This capacity, to speed read I mean, serves me enormously well in my every day work life. I can absorb vast quantities of information in next to no time. But speed reading does not serve me well when reflection is required. Reflection requires a slowing down. A willingness to be present, to be in the moment of the reading. Yes, the point is repose. To repose in the words. I have just had a very different thought that has arisen as a result of how I have felt when researching news stories about the Covid-19 virus. I can, quite literally absorb these stories with little or no effort, synthesizing the multiple perspectives until I arrive at an understanding of the day’s Covid-19 news. I find this endeavour far more satisfying than reading Bachelard.

I must now overcome a slightly odd, out of place, feeling of reticence with respect to leaving my hotel apartment. I know not from whence it comes. Nor do I really know what the feeling means. It is not quite fearfulness but it is something of the sort. I might refer to apprehension along with a desire not to be known, not to interact, not to show myself to the world. Perhaps not to be in the world. No. The meaning is opaque, hidden away, deeply seated in that part of myself that I do not know. Perhaps a part that cannot be known. I laugh at my own absurdity. The trials and tribulations of taking a short walk in order to partake of coffee.

So much thinking. So many thoughts. I might refer to neurosis but I already have far too many diagnoses to be able to countenance adding another mental health issue, however slight and insignificant, to my extensive stock of challenges. I return to a point that I made in earlier posts. The controlling nature of my days. The desire, the imperative to know in advance what will most likely unfold across my days, such that there will be nothing unexpected in my forays into the world. I would still maintain that my self discipline is going to serve me very well no matter how the Covid-19 situation unfolds because I will not be subject to the irrationality and emotionality that defines the lives of the masses. I will think, plan and control.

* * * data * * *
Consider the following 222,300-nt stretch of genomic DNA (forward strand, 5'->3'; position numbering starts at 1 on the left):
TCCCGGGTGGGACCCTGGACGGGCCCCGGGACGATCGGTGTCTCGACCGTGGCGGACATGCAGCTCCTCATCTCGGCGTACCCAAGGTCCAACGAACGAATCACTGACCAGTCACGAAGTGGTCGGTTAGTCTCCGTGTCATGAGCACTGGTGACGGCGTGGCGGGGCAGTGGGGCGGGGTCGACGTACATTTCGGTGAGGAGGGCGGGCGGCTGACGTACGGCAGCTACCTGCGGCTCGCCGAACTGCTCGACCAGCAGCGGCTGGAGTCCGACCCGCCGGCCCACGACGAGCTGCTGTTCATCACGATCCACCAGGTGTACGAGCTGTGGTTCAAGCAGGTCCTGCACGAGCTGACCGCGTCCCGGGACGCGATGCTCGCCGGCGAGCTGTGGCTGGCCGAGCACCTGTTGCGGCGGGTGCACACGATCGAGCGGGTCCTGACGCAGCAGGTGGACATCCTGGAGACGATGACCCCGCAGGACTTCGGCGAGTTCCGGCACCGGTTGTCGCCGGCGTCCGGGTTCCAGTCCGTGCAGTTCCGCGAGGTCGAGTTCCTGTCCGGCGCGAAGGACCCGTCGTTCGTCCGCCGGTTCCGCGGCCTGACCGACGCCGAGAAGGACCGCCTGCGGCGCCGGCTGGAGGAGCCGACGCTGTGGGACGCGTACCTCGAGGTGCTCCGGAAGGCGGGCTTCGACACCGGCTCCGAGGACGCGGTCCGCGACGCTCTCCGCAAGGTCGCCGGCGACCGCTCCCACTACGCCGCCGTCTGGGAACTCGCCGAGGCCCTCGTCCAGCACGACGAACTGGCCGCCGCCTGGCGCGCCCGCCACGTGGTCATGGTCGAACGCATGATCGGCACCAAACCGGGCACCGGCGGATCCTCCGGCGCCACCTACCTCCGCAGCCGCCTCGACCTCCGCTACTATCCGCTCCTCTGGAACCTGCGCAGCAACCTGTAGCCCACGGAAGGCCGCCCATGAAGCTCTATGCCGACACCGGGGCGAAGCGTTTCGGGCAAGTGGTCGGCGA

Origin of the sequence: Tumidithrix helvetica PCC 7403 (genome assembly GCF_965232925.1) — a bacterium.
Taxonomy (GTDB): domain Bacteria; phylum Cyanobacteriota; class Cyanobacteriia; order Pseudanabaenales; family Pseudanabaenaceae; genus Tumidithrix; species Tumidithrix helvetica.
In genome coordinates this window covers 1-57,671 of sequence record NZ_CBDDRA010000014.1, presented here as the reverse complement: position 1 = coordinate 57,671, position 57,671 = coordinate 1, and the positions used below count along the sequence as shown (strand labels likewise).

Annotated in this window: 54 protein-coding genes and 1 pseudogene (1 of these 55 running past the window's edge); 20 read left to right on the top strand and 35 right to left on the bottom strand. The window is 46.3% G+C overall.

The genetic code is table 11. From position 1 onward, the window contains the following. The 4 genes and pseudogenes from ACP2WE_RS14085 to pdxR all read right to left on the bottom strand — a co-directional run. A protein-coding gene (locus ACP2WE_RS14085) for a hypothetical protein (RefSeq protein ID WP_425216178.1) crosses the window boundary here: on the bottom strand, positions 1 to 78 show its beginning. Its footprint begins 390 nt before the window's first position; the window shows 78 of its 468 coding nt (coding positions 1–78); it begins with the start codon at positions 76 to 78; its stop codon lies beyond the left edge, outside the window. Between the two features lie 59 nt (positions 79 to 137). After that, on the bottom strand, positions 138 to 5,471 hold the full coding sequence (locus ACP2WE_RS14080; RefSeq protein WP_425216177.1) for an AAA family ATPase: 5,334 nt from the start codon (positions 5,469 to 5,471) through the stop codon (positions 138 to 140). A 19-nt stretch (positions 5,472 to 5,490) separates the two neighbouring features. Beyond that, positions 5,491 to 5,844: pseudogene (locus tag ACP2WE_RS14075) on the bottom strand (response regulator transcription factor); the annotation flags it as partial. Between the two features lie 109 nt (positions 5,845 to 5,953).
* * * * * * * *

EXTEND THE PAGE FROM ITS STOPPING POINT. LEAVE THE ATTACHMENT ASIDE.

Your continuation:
Ensuring that I remain virus free will obviously be the core focus of my planning. However, my time in Phuket has reminded me that my life needs to be defined by writing. To state the matter alternately, all other aspects of my life must take second place to the primary aim of writing. However, I sense that the focus of my writing might change. More exactly, I might add another dimension to my writing, that dimension being writing about the Covid-19 virus. In taking this direction I believe that I would be exploring the possibility of developing a new form or writing. Perhaps it is time to change to a real world focus, one focussed on trying to make sense of Covid-19.

First Published March 1st, 2020